Log Cabin Bathroom
Log Cabin Bathroom
Lucky are those that live their dreams. The owners of this rustic cabin in Michigan live full time in the middle of a ten acre woods in a lodge environment. Their goal was to eliminate the need to go away on weekends to relax and unwind and to live in reliable serenity. Lately with the economy being what it is and financial security often unattainable many people have taken a second look at their own home and seriously considered steps to make home the ultimate respite. Vacations and those weekend escapes are not as frequent as we might like. If you take the cost of those trips and spread them over a three year period quite a few home improvements might be possible if you apply the budget to physical household enhancements.
What caught my eye about this remodel was the fact that the space was small to begin with and the rustic character of the home required that special materials be used. Often in rustic architecture the utilitarian areas offer challenges. The stated goal of these particular owners was to create something stunning and unique. They also wished to eliminate the need for a shower curtain thereby opening up the bathroom space in the process. First they encountered a product that they found appealing because of its easy maintenance and easy installation. Called Sentrel the light weight material looks exactly like granite, marble or any other natural stone. Made by using a flawless visual reproduction of luxurious looking natural stone this particular material will never mold or mildew.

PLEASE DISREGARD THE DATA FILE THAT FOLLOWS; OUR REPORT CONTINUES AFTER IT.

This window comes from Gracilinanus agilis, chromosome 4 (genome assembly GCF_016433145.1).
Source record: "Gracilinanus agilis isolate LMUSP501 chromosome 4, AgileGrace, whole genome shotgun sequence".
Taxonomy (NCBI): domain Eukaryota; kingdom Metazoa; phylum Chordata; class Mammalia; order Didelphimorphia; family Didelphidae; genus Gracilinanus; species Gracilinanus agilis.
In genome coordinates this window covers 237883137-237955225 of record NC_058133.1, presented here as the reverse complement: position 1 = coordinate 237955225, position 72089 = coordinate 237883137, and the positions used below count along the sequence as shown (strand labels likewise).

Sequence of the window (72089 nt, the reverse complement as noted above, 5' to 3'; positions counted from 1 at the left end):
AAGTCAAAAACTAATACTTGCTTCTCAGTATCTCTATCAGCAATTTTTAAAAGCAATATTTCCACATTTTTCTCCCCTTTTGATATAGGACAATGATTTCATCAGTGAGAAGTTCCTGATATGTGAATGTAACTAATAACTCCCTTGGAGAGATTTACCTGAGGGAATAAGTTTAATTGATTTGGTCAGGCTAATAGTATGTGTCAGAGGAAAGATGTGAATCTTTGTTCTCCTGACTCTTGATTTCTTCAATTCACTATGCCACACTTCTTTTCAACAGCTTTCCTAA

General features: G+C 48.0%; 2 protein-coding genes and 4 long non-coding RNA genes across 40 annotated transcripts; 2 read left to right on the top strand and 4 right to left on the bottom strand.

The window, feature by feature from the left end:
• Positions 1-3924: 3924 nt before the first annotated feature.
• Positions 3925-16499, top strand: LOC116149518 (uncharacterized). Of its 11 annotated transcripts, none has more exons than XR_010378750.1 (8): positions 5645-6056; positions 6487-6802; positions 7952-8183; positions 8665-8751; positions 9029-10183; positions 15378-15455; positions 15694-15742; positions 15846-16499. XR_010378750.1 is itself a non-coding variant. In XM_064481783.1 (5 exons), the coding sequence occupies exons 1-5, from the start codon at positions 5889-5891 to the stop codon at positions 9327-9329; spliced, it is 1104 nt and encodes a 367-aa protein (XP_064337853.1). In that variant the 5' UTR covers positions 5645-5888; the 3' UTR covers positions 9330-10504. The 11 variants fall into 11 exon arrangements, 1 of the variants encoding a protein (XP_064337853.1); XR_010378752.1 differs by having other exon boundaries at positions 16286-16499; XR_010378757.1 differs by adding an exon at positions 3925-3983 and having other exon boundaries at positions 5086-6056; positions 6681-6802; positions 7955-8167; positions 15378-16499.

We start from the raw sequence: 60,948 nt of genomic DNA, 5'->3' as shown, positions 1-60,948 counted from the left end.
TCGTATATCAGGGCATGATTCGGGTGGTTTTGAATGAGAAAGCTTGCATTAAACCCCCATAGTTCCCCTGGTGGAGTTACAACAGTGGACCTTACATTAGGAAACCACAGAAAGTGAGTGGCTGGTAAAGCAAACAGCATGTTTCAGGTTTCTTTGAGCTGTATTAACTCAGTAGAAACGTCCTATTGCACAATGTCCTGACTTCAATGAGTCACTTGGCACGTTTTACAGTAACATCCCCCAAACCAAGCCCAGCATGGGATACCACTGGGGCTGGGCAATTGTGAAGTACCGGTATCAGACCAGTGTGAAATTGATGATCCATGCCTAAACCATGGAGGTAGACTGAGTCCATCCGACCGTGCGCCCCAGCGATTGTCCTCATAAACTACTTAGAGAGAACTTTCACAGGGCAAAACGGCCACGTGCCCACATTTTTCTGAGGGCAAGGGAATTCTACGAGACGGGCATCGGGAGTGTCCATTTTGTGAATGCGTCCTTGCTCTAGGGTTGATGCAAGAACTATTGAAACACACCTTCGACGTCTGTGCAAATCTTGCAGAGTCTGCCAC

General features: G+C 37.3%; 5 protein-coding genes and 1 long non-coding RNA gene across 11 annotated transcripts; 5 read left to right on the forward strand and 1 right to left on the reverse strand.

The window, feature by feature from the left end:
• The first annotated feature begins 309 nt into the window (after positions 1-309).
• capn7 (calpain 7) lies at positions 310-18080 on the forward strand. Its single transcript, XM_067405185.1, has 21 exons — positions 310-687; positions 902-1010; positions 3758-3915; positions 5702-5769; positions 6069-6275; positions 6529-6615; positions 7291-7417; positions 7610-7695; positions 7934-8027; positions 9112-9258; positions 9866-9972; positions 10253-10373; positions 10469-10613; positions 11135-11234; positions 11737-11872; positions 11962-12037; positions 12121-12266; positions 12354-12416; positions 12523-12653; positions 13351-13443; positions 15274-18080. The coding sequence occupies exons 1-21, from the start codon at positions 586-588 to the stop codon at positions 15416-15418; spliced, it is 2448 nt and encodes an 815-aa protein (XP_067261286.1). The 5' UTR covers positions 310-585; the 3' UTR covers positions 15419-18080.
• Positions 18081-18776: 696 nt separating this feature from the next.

I spent many years vacationing in a family cabin in the Sierra Mountains of California and the bathroom was a nightmare! Of course it was made with wood and required constant preservation. It never seemed perfectly clean and had an odor that was unattractive and that I still remember after 30 years. With a rustic style one could use hand made tiles, but they can range between $15 and $50 per square foot and the larger issue is the care and maintenance of grout. All natural stone demands that it be sealed and that care be continually renewed over the lifetime of the product. From a very practical standpoint I am impressed with the homeowner’s choice and from an aesthetic position I think that they made a fine selection that assists with the idea of their special home. An American Indian theme is support by the cut steel Apache hanging and an Apache paint pony print with log dowels on another wall. Kokopeli pottery and baskets complete the look.
What sold these homeowners was that if they invested a little bit more than what a standard white shower would cost them, they could buy a quality that would last for years and years. Next was the fact that these new wall panels can be installed over any imaginable surface, including ceramic tile, without the need for time consuming and messy tear-outs. As a homeowner I believe in installing the best quality that you can afford for the surfaces that take the most abuse in your home. These include the floors; shower walls, kitchen and bathroom countertops. It never pays to install the least expensive if you handle the item or surface numerous times in every day. Another important material to consider as an investment is paint. The labor costs are the same whether you use cheap paint or more expensive product, yet the better paint will last much longer. Hidden quality defects, such as plastic parts in shower heads or valves that are shut behind the shower walls, will never be apparent just by looking at a picture on the internet. This is where a face to face with a knowledgeable professional will pay off. These days it is more important than ever to conduct your own research about product quality and options to the high end products.
Photo Credit: Sentrel™ Bath Systems